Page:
After our net-zero emissions declaration, we are making sure that any of the new buildings that we build are to our new net-zero standard. They will be, for example, energy and mobility ready. They will incorporate greater energy efficiency, and will also incorporate material and the way we handle waste. We are thinking through: how do we build and operate with sustainability in mind?"
Within the commercial real estate sector, what do you think are some of the biggest hurdles regarding sustainability?
"I think in any real-estate, it is the embodied carbon that is hard to solve because there just isn’t a cost-effective, scalable way to produce lower-emission cement or steel, which you would have to have. The steel and concrete are challenges to solve for."
I know solar is definitely playing a big role in reaching your sustainability goals. Have you experienced any issues regarding the solar process so far?
"No. We are very specific about using qualified electricians to do our installations. We are very specific about the quality of materials and the panels that we use. We also have a very experienced team that is embedded within Prologis in order to install the system, operate the system and maintain the system. We do the investment ourselves. The customers don’t have to put a penny into the solutions, they just have to say, “Look, I would like clean energy, or renewable energy.” We will build the system, we will maintain it, and we will charge them a price that is equal to the grid or slightly better."
Climate change can be a controversial subject. Have you experienced any issues with customer relations when you are talking about climate change and reaching these net-zero goals?
"I expect customers to welcome them, because what it does is provide them: one, with a facility that is sustainable, which is important to their stakeholders. Whether it be to their employees, their board, their investors, their management, or their customers, it’s favorable. Two, we are doing it in such a way that we are bearing the cost of that service to them. We are providing value-added services to our customers. Three, I would say that we are very specific about having measurable actions. We don’t say something and then there are no actions or output regarding the goals we are aspiring to achieve. Therefore, our customers and stakeholders can count on concrete actions to get to where we need to get to. I actually see this as a very positive trend and a value added trend. I see this as good for business for Prologis and our customers and stakeholders."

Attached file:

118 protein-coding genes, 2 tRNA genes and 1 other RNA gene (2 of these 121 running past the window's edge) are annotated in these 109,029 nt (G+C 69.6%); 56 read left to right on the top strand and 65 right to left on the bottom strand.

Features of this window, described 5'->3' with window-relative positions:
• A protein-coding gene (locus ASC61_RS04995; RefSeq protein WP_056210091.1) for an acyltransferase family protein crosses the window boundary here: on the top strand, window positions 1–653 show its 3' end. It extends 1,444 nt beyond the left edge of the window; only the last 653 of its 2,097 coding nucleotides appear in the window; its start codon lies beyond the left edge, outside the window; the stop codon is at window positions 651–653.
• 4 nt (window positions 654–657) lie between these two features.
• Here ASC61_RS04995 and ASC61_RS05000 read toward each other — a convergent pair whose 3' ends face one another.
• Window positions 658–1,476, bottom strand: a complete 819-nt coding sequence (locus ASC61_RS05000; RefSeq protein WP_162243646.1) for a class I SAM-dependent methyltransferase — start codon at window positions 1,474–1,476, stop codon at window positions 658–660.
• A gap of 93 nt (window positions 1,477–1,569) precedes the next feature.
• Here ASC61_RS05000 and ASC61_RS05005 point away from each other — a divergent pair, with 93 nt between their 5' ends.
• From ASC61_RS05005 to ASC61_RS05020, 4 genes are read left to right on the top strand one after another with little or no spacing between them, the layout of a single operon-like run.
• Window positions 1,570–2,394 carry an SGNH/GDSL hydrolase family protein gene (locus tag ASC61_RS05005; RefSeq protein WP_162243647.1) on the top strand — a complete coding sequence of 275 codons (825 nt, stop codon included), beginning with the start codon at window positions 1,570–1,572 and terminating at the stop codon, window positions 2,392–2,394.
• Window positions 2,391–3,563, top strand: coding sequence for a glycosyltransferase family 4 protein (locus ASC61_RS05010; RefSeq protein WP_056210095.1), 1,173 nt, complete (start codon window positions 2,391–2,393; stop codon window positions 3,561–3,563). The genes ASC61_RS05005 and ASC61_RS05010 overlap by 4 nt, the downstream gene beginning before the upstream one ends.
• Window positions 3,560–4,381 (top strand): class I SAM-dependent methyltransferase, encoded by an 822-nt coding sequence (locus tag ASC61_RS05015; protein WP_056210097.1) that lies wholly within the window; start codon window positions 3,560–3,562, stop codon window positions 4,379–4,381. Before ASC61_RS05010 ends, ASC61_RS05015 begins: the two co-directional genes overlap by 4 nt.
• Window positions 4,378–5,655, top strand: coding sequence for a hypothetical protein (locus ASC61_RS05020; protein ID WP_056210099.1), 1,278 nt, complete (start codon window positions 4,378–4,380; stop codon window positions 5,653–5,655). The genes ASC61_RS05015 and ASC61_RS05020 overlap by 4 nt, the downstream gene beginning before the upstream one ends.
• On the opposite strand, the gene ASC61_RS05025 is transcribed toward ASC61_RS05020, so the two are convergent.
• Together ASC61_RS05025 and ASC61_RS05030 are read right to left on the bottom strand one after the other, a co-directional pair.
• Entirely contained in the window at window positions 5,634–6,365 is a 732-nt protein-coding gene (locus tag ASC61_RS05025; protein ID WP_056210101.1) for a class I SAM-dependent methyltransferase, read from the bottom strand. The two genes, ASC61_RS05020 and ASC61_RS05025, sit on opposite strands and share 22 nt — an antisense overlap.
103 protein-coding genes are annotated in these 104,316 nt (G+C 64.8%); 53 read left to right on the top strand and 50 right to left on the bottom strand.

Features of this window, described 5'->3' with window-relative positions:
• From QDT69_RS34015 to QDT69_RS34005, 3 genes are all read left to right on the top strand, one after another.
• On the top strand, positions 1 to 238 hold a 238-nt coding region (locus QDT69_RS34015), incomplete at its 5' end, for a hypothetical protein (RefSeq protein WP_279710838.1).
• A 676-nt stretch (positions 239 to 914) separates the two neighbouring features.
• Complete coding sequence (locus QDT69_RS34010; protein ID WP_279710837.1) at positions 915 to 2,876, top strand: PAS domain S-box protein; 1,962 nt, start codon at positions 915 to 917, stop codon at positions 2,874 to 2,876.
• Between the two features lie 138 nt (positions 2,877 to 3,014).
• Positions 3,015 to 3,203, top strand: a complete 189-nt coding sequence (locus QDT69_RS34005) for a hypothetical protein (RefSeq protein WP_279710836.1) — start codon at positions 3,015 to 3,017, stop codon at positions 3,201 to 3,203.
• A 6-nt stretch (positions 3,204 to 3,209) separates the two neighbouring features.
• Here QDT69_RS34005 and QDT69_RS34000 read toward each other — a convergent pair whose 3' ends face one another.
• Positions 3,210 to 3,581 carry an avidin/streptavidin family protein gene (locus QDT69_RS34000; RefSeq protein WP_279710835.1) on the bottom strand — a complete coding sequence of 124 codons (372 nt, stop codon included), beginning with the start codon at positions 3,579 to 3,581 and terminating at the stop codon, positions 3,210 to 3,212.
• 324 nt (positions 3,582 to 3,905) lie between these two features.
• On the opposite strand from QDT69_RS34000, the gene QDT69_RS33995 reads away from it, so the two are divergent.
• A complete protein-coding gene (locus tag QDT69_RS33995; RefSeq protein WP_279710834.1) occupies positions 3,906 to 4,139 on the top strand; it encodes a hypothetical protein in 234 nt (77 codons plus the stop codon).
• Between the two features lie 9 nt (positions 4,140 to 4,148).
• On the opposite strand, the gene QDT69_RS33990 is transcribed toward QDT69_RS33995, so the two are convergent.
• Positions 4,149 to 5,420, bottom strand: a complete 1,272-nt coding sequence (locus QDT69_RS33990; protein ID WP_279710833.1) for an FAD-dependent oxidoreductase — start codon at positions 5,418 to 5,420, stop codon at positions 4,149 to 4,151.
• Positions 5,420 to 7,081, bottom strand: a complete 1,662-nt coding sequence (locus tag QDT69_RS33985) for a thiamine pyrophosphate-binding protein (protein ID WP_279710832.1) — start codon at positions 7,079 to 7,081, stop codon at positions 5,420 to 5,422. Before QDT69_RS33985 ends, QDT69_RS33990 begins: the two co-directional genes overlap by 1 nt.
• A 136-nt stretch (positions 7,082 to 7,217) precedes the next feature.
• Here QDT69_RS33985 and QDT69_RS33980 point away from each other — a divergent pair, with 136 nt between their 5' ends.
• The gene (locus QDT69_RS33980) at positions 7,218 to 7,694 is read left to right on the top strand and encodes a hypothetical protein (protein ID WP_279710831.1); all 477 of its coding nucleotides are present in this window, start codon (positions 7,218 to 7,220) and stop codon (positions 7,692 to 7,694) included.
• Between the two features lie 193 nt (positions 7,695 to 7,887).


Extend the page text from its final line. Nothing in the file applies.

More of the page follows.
Do you see solar becoming a leader in the sustainability landscape within the real estate industry?
"I see that solar, from an energy standpoint, has already become a leader in the new energy mix that gets added, everybody adds greater capacity every year. Solar is where most of the new capacity comes from. People are not building new power plants for the most part. Something is getting added and that is solar. Do I see solar as being in synergy with real estate? Yes I do, because you’ve got the availability of roofs and the energy needs of that building can be supplied. The shorter the distance that energy has to travel the better because you have less leakage. I actually see solar as a beautiful solution."
What is your favorite Dinosaur and why?
I think they are like gentle giants. Wouldn’t it be nice if today we could see one and touch one and experience one. And I think that’s a good reminder that there’s always a reaction when something is out of balance, like species becoming extinct. They did that because the environment changed and to lose something forever is quite a shame.